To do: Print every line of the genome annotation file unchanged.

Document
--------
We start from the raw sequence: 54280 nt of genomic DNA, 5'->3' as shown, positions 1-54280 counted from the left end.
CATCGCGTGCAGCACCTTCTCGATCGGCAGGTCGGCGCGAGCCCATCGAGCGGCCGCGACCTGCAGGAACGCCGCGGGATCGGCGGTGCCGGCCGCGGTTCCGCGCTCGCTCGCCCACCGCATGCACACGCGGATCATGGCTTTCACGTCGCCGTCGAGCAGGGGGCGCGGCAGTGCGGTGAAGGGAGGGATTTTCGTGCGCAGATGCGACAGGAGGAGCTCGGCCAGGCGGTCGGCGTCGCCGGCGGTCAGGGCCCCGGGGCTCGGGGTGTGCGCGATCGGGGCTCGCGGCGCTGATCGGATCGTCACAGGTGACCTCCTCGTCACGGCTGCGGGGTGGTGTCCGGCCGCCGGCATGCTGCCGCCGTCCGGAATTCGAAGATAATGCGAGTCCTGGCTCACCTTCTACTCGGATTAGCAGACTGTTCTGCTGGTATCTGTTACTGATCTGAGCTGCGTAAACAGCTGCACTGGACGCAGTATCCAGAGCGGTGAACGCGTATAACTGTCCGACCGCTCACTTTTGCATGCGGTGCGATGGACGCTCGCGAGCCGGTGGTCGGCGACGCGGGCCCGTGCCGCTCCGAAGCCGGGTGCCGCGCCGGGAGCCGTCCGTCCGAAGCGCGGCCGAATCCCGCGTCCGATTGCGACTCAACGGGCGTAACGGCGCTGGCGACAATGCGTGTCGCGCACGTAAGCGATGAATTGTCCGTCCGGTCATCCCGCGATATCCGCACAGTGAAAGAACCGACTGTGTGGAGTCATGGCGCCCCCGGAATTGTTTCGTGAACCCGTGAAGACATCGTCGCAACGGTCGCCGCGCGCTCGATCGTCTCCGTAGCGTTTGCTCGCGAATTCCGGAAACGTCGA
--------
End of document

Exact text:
We start from the raw sequence: 54280 nt of genomic DNA, 5'->3' as shown, positions 1-54280 counted from the left end.
CATCGCGTGCAGCACCTTCTCGATCGGCAGGTCGGCGCGAGCCCATCGAGCGGCCGCGACCTGCAGGAACGCCGCGGGATCGGCGGTGCCGGCCGCGGTTCCGCGCTCGCTCGCCCACCGCATGCACACGCGGATCATGGCTTTCACGTCGCCGTCGAGCAGGGGGCGCGGCAGTGCGGTGAAGGGAGGGATTTTCGTGCGCAGATGCGACAGGAGGAGCTCGGCCAGGCGGTCGGCGTCGCCGGCGGTCAGGGCCCCGGGGCTCGGGGTGTGCGCGATCGGGGCTCGCGGCGCTGATCGGATCGTCACAGGTGACCTCCTCGTCACGGCTGCGGGGTGGTGTCCGGCCGCCGGCATGCTGCCGCCGTCCGGAATTCGAAGATAATGCGAGTCCTGGCTCACCTTCTACTCGGATTAGCAGACTGTTCTGCTGGTATCTGTTACTGATCTGAGCTGCGTAAACAGCTGCACTGGACGCAGTATCCAGAGCGGTGAACGCGTATAACTGTCCGACCGCTCACTTTTGCATGCGGTGCGATGGACGCTCGCGAGCCGGTGGTCGGCGACGCGGGCCCGTGCCGCTCCGAAGCCGGGTGCCGCGCCGGGAGCCGTCCGTCCGAAGCGCGGCCGAATCCCGCGTCCGATTGCGACTCAACGGGCGTAACGGCGCTGGCGACAATGCGTGTCGCGCACGTAAGCGATGAATTGTCCGTCCGGTCATCCCGCGATATCCGCACAGTGAAAGAACCGACTGTGTGGAGTCATGGCGCCCCCGGAATTGTTTCGTGAACCCGTGAAGACATCGTCGCAACGGTCGCCGCGCGCTCGATCGTCTCCGTAGCGTTTGCTCGCGAATTCCGGAAACGTCGA